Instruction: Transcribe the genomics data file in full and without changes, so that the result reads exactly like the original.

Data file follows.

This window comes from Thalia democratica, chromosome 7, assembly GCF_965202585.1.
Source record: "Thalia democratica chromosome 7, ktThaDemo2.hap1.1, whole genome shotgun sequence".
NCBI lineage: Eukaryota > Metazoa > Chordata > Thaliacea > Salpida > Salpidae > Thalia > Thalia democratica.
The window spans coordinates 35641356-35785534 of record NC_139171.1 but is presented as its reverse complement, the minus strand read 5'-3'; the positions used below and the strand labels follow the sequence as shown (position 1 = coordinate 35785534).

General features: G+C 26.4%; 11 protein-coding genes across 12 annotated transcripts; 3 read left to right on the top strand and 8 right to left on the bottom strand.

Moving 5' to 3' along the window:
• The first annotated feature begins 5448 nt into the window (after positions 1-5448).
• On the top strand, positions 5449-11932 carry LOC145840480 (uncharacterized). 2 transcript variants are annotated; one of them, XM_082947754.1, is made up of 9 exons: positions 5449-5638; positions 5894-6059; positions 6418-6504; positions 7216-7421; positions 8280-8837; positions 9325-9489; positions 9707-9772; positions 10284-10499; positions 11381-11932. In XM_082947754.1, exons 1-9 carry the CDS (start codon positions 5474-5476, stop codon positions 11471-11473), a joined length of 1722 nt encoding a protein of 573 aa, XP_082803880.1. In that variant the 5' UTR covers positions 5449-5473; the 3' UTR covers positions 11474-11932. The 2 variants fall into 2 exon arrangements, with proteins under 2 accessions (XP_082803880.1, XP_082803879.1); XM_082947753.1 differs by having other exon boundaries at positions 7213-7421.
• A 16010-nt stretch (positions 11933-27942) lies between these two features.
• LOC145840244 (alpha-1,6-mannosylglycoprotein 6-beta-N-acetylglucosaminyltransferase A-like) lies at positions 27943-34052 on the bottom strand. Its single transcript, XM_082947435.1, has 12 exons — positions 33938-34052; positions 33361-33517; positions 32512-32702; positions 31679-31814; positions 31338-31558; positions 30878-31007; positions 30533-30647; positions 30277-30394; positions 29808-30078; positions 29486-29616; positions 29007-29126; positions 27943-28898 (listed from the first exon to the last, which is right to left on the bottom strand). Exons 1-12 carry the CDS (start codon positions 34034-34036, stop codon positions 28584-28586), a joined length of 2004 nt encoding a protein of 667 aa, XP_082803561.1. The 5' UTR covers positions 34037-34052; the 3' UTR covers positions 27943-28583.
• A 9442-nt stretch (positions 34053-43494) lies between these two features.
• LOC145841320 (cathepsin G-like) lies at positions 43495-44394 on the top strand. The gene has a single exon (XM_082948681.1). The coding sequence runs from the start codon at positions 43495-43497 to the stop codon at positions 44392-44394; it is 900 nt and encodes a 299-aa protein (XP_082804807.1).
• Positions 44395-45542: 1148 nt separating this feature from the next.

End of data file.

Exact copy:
This window comes from Thalia democratica, chromosome 7, assembly GCF_965202585.1.
Source record: "Thalia democratica chromosome 7, ktThaDemo2.hap1.1, whole genome shotgun sequence".
NCBI lineage: Eukaryota > Metazoa > Chordata > Thaliacea > Salpida > Salpidae > Thalia > Thalia democratica.
The window spans coordinates 35641356-35785534 of record NC_139171.1 but is presented as its reverse complement, the minus strand read 5'-3'; the positions used below and the strand labels follow the sequence as shown (position 1 = coordinate 35785534).

General features: G+C 26.4%; 11 protein-coding genes across 12 annotated transcripts; 3 read left to right on the top strand and 8 right to left on the bottom strand.

Moving 5' to 3' along the window:
• The first annotated feature begins 5448 nt into the window (after positions 1-5448).
• On the top strand, positions 5449-11932 carry LOC145840480 (uncharacterized). 2 transcript variants are annotated; one of them, XM_082947754.1, is made up of 9 exons: positions 5449-5638; positions 5894-6059; positions 6418-6504; positions 7216-7421; positions 8280-8837; positions 9325-9489; positions 9707-9772; positions 10284-10499; positions 11381-11932. In XM_082947754.1, exons 1-9 carry the CDS (start codon positions 5474-5476, stop codon positions 11471-11473), a joined length of 1722 nt encoding a protein of 573 aa, XP_082803880.1. In that variant the 5' UTR covers positions 5449-5473; the 3' UTR covers positions 11474-11932. The 2 variants fall into 2 exon arrangements, with proteins under 2 accessions (XP_082803880.1, XP_082803879.1); XM_082947753.1 differs by having other exon boundaries at positions 7213-7421.
• A 16010-nt stretch (positions 11933-27942) lies between these two features.
• LOC145840244 (alpha-1,6-mannosylglycoprotein 6-beta-N-acetylglucosaminyltransferase A-like) lies at positions 27943-34052 on the bottom strand. Its single transcript, XM_082947435.1, has 12 exons — positions 33938-34052; positions 33361-33517; positions 32512-32702; positions 31679-31814; positions 31338-31558; positions 30878-31007; positions 30533-30647; positions 30277-30394; positions 29808-30078; positions 29486-29616; positions 29007-29126; positions 27943-28898 (listed from the first exon to the last, which is right to left on the bottom strand). Exons 1-12 carry the CDS (start codon positions 34034-34036, stop codon positions 28584-28586), a joined length of 2004 nt encoding a protein of 667 aa, XP_082803561.1. The 5' UTR covers positions 34037-34052; the 3' UTR covers positions 27943-28583.
• A 9442-nt stretch (positions 34053-43494) lies between these two features.
• LOC145841320 (cathepsin G-like) lies at positions 43495-44394 on the top strand. The gene has a single exon (XM_082948681.1). The coding sequence runs from the start codon at positions 43495-43497 to the stop codon at positions 44392-44394; it is 900 nt and encodes a 299-aa protein (XP_082804807.1).
• Positions 44395-45542: 1148 nt separating this feature from the next.